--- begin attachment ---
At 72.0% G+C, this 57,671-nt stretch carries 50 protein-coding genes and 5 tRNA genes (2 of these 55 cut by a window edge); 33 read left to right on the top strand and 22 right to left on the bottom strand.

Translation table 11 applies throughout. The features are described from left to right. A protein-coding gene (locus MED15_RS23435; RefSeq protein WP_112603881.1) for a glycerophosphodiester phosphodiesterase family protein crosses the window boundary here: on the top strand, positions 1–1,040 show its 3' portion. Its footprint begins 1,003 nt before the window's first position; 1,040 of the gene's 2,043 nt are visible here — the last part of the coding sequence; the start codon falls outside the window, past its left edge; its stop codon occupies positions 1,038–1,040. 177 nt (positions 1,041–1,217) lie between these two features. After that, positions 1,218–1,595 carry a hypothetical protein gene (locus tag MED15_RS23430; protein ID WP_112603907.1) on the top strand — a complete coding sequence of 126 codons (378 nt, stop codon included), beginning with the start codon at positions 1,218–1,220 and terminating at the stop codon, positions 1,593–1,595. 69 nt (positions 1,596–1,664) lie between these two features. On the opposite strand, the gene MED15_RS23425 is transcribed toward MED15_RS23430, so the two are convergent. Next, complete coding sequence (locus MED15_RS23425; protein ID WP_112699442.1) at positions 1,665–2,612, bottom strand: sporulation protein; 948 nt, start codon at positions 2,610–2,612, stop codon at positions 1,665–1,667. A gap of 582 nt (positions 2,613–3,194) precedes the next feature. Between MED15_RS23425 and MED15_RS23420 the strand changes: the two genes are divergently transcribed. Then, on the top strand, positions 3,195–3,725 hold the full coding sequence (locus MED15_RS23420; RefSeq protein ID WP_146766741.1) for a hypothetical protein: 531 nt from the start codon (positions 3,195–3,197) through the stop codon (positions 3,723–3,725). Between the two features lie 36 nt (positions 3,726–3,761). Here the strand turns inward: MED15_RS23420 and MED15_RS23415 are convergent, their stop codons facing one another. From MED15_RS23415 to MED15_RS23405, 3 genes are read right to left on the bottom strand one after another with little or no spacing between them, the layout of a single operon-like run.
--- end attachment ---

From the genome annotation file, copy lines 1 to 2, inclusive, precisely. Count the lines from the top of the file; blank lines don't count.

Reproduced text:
At 72.0% G+C, this 57,671-nt stretch carries 50 protein-coding genes and 5 tRNA genes (2 of these 55 cut by a window edge); 33 read left to right on the top strand and 22 right to left on the bottom strand.

Translation table 11 applies throughout. The features are described from left to right. A protein-coding gene (locus MED15_RS23435; RefSeq protein WP_112603881.1) for a glycerophosphodiester phosphodiesterase family protein crosses the window boundary here: on the top strand, positions 1–1,040 show its 3' portion. Its footprint begins 1,003 nt before the window's first position; 1,040 of the gene's 2,043 nt are visible here — the last part of the coding sequence; the start codon falls outside the window, past its left edge; its stop codon occupies positions 1,038–1,040. 177 nt (positions 1,041–1,217) lie between these two features. After that, positions 1,218–1,595 carry a hypothetical protein gene (locus tag MED15_RS23430; protein ID WP_112603907.1) on the top strand — a complete coding sequence of 126 codons (378 nt, stop codon included), beginning with the start codon at positions 1,218–1,220 and terminating at the stop codon, positions 1,593–1,595. 69 nt (positions 1,596–1,664) lie between these two features. On the opposite strand, the gene MED15_RS23425 is transcribed toward MED15_RS23430, so the two are convergent. Next, complete coding sequence (locus MED15_RS23425; protein ID WP_112699442.1) at positions 1,665–2,612, bottom strand: sporulation protein; 948 nt, start codon at positions 2,610–2,612, stop codon at positions 1,665–1,667. A gap of 582 nt (positions 2,613–3,194) precedes the next feature. Between MED15_RS23425 and MED15_RS23420 the strand changes: the two genes are divergently transcribed. Then, on the top strand, positions 3,195–3,725 hold the full coding sequence (locus MED15_RS23420; RefSeq protein ID WP_146766741.1) for a hypothetical protein: 531 nt from the start codon (positions 3,195–3,197) through the stop codon (positions 3,723–3,725). Between the two features lie 36 nt (positions 3,726–3,761). Here the strand turns inward: MED15_RS23420 and MED15_RS23415 are convergent, their stop codons facing one another. From MED15_RS23415 to MED15_RS23405, 3 genes are read right to left on the bottom strand one after another with little or no spacing between them, the layout of a single operon-like run.